A mysterious group calling itself the American Council for a Conservative Consensus has sent last-minute "hit" mail aimed at C. Christopher Cox and C. David Baker, who along with Nathan Rosenberg are front-runners in the 40th Congressional District Republican primary.
A third piece of mail, a disparaging letter aimed at Cox that apparently was sent to only a handful of people, has prompted a request from the Anaheim-based California Coalition for Traditional Values for an investigation by the FBI and the Postal Inspector's Office.
The letter was on photocopies of the coalition's stationery, but leaders of the group say they know nothing about it. The federal agencies had no immediate comment on whether they would investigate.
One of the two hit mailers bearing the name of the American Council for a Conservative Consensus raises questions about Baker's marital fidelity, and the other accuses Cox of being a Communist. Both have been distributed to thousands of homes in the 40th District.
Fights Fire With Fire
Cox, a Newport Beach lawyer, denied the charges in the mailer by making an absurd allegation of his own.
"I am absolutely certain that the people who are saying this are extraterrestrials, and I think my charge has all the validity of theirs," Cox said in an interview at Orange Coast College in Costa Mesa, where retired Lt. Col. Oliver North gave a speech Thursday endorsing his candidacy.
Baker, an Irvine city councilman, was unavailable for comment Thursday. But his political consultant, Frank Caterinicchio, said: "I've been involved in political campaigns in Orange County for 10 years, and I've seen a lot of negative mail. But I've never, ever seen anything like this."
"This is way below the belt," added Carlos Rodriguez, campaign consultant for Cox. "It's worse than crawling out of a rock. It's more than desperation tactics. It's vulgar. And the person behind this will have to face the consequences. We're finding out who is behind it right now."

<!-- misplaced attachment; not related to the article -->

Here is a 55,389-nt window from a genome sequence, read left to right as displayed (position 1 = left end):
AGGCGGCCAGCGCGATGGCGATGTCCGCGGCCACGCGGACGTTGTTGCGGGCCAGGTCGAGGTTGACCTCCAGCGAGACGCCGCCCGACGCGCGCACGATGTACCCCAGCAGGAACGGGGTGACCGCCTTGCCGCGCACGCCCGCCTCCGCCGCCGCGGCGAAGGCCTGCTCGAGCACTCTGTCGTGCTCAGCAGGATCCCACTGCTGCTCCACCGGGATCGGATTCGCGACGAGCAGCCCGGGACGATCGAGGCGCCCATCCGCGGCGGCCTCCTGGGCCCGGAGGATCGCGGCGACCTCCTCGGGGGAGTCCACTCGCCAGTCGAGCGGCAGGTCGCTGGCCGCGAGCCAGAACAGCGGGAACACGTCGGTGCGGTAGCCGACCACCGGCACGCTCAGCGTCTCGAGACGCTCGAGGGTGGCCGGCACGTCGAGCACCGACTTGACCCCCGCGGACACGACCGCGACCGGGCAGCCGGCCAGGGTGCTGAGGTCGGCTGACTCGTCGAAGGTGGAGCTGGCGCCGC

Although Rosenberg was not targeted, his aides denounced the mailers.
"Our position has been that that stuff is really not relevant to the campaign debate that goes on," said Rosenberg campaign consultant Dave Vaporean.
North, likewise, denounced the use of false accusations.
"False and deceptive mailings in a campaign have no part in our political process," North said during his speech at Orange Coast College. "Those are the kind of things that happen in a political campaign that truly give democracy a bad name and they have no part in Orange County . . . or anywhere else in America."
Postal records show that Arthur M. Jackson of Phoenix applied for a bulk mailing permit on May 23 in Santa Ana on behalf of the American Council for a Conservative Consensus.
Jackson could not be reached for comment Thursday on whether he was affiliated with any political group in Orange County, and no one contacted in local political circles had heard of him. Jackson listed a Newport Beach location as the address of the organization, but that location is a post office box.
No one answered the door Thursday at Jackson's home address in Phoenix. Neighbors in the 16-unit condominium project said he has lived there since 1986.
Representatives of the Cox and Baker campaigns said they were looking into possible illegalities in the mailings by the American Council for a Conservative Consensus.
According to postal records, Jackson spent $120 on behalf of the council when he applied for the bulk mailing permit.
No one filed a campaign expenditure form on behalf of the council with the Federal Election Commission within the ensuing 10-day period as prescribed by law, federal officials said Thursday. Nor has anyone taken out organizational papers with the California secretary of state's office within the prescribed 10 days after a campaign expenditure, state officials said.
Under state law, failure to file organizational papers is punishable by a fine of up to $1,000. Failure to report a campaign expenditure in a federal race is punishable by a fine of up to $5,000.
The Baker mailer renewed allegations of marital infidelity that were raised several weeks ago by an anonymous man at a candidate forum in Newport Beach. Baker has never directly responded to the charge.
"How do you explain allegations of a sexual affair with another married woman and cheating on your wife to your family, friends and the voters who you are asking to trust you?" the mailer asked. "Ask Dave Baker."
The Cox mailer bearing the name of the Council for a Conservative Consensus showed a picture of Cox with a hammer and sickle in the background. It accused Cox of espousing Communist propaganda by using his business to translate into English the Soviet newspaper Pravda.
"American school children, thanks to Christopher Cox, are exposed to the lies, distortions and mind-bending views of the world that Communist propaganda so cleverly manufactures," the mailer charges.